Its authors are lying.

Keep reading…

White House: No Inflation Threat, Yet

This article was first published by TheNewAmerican.com on Wednesday, April 14, 2021:  

To address increasing concerns that the $5 trillion-plus in new money being poured into the economy by the government will raise prices, the White House called together a group of Keynesian [read: interventionist] economists to sort things out. Their conclusion? Nothing to worry about here; move along.

Specifically, they created various models based upon different assumptions in an attempt to discover any “hint” of inflation. “It never appeared,” said the New York Times. Added the establishment mouthpiece:

Keep reading…

Senate Temporarily Blocks Confirmation of Gold Advocate to the Federal Reserve

This article appeared online at TheNewAmerican.com on Wednesday, November 18, 2020: 

When Senate Majority Leader Mitch McConnell realized that he couldn’t get enough votes to break the filibuster of Judy Shelton’s nomination to the Federal Reserve Board on Tuesday, he changed his vote to “no.” That gives him a procedural opportunity to bring her nomination back to the floor once the three Republican senators who were missing (two due to COVID, one due to a family emergency) are back in Washington.

The confirmation hearing will likely continue the week after Thanksgiving, and will also likely result in the confirmation of Shelton to fill a vacancy on the board.

So, why the filibuster?

Keep reading…

Producer and Consumer Prices Jumped in July Much More Than Expected

This article appeared online at TheNewAmerican.com on Wednesday, August 12, 2020: 

Prices for goods and services at both the producer and the consumer levels jumped far above forecasts in July. The CPI jumped 0.6 percent (an annual rate of more than seven percent — double the rate economists had predicted and the biggest monthly jump since 1991), while the PPI clocked in at 0.8 percent (an annual rate of nearly 10 percent).

Are these harbingers of the coming tsunami of price increases based on the huge jump in the money supply reported by the Fed? Or are they just a blip on the screen, as Bloomberg’s Conor Sen suggested?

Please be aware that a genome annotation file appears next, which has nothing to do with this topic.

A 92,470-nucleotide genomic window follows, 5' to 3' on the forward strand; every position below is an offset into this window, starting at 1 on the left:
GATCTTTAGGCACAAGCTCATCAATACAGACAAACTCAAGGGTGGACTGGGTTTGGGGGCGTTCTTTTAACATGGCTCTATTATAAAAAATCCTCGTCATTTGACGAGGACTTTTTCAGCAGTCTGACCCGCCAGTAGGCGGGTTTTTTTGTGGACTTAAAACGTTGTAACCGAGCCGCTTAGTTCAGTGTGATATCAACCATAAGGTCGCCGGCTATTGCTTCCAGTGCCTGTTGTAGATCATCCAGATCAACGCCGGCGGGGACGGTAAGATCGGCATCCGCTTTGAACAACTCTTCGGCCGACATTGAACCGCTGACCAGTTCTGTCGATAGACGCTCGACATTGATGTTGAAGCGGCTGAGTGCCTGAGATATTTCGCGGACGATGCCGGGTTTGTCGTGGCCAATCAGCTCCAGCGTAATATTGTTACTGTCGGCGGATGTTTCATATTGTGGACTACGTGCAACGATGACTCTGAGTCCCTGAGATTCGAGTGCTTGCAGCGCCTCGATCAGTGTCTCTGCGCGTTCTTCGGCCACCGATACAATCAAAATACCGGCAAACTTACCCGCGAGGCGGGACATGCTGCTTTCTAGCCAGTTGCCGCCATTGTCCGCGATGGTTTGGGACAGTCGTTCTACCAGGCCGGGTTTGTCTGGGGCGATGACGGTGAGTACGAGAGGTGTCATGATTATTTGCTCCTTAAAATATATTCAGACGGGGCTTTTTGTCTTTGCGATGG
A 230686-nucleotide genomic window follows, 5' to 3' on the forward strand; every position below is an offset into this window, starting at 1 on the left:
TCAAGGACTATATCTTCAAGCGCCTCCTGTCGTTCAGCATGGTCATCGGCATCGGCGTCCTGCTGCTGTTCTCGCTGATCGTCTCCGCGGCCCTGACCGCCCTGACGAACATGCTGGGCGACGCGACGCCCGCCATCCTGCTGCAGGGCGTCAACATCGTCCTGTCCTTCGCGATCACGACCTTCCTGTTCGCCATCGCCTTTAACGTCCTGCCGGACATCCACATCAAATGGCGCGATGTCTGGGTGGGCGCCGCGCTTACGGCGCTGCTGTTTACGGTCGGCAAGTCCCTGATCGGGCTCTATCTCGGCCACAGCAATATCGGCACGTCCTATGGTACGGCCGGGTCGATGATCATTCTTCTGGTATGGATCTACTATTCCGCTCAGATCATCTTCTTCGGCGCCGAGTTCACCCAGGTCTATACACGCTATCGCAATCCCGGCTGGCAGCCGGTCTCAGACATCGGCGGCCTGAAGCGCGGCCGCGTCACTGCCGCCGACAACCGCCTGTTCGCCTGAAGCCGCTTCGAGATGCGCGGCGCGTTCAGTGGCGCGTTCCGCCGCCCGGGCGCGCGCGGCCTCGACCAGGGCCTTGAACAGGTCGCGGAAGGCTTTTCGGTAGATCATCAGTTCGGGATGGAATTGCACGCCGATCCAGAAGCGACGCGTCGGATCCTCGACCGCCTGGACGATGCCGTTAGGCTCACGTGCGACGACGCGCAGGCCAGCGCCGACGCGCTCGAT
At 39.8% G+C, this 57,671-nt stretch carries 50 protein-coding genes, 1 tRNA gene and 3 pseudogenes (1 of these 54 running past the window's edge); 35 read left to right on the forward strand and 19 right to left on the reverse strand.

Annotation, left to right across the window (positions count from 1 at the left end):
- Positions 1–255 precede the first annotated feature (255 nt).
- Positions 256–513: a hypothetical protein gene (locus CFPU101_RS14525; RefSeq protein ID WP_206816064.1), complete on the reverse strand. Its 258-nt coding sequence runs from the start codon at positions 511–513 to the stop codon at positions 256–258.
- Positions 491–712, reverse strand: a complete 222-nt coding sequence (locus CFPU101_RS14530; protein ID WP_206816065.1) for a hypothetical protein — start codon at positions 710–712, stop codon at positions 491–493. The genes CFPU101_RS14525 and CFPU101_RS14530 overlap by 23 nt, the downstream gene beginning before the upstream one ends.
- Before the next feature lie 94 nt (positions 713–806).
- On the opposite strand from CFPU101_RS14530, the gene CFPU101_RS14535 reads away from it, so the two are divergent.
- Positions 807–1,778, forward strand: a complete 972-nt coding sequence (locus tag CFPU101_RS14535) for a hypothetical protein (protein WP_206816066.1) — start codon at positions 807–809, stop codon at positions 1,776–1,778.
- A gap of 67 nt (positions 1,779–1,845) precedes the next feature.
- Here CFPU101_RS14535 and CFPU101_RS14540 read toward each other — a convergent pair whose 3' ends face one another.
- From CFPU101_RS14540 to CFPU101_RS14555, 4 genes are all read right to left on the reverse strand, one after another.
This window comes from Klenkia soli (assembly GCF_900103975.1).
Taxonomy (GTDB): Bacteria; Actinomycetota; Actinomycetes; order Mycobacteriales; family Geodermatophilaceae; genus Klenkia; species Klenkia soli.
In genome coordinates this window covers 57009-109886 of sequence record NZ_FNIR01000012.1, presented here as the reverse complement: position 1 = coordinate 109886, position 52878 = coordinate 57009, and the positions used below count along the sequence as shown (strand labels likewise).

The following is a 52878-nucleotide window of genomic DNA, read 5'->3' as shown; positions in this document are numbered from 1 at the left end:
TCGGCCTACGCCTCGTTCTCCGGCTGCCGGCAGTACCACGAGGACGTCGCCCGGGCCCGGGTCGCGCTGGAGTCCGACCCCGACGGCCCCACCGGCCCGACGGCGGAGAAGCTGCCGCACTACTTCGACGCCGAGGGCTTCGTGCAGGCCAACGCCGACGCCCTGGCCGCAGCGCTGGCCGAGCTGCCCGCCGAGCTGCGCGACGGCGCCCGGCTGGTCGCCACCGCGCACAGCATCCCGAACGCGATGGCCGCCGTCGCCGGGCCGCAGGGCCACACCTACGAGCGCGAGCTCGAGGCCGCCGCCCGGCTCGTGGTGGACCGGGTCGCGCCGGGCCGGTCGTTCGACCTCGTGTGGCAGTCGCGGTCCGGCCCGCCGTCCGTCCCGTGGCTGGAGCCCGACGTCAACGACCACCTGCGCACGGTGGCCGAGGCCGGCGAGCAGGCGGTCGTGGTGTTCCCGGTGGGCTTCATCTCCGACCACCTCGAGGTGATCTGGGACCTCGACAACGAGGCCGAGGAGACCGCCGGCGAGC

Sen tried to soothe concerns, writing that

Keep reading…

National Debt Projected to Hit $41 Trillion by 2030

This article appeared online at TheNewAmerican.com on Wednesday, August 12, 2020: 

If the Manhattan Institute is correct, the national debt will reach $41 trillion no later than 2030, less than 10 years from now. Their calculations take into account the budget deficits baked into the numbers before the COVID crisis hit, the stimulus packages initiated since, the impact of an aging demographic on Social Security and Medicare, falling tax revenues due to a smaller economy, and rising interest rates.

Said the institute:

Over the full decade, the coronavirus recession is expected to add nearly $8 trillion to the national debt, pushing the debt held by the public to $41 trillion within a decade, or 128% of the economy….

 

This gives lawmakers six years or less to avert a potential debt crisis in which rising debt and interest costs would overwhelm Washington’s ability to tax and borrow.

Two key questions arise:

Keep reading…

Wholesale Prices Drop in June; Economists Confounded

This article appeared online at TheNewAmerican.com on Friday, July 10, 2020: 

The Bureau of Labor Statistics (BLS) announced on Friday that wholesale prices dropped by 0.2 percent in June. Economists were expecting an increase of 0.4 percent.

Confounding those economists further, wholesale prices have dropped by nearly one full percentage point over the last year. Common sense says that when the supply of money and currency increases, price increases are sure to follow.

And the money supply has certainly been increasing.

Keep reading…

Consumer Spending Rebounds a Record Eight Percent in May

This article appeared online at TheNewAmerican.com on Friday, June 26, 2020:

The U.S. Department of Commerce’s Bureau of Economic Analysis (BEA) reported on Friday that consumer spending jumped to a new record in May: 8.1 percent over April, more than double the all-time high ever recorded since the bureau started keeping track of such things in 1959.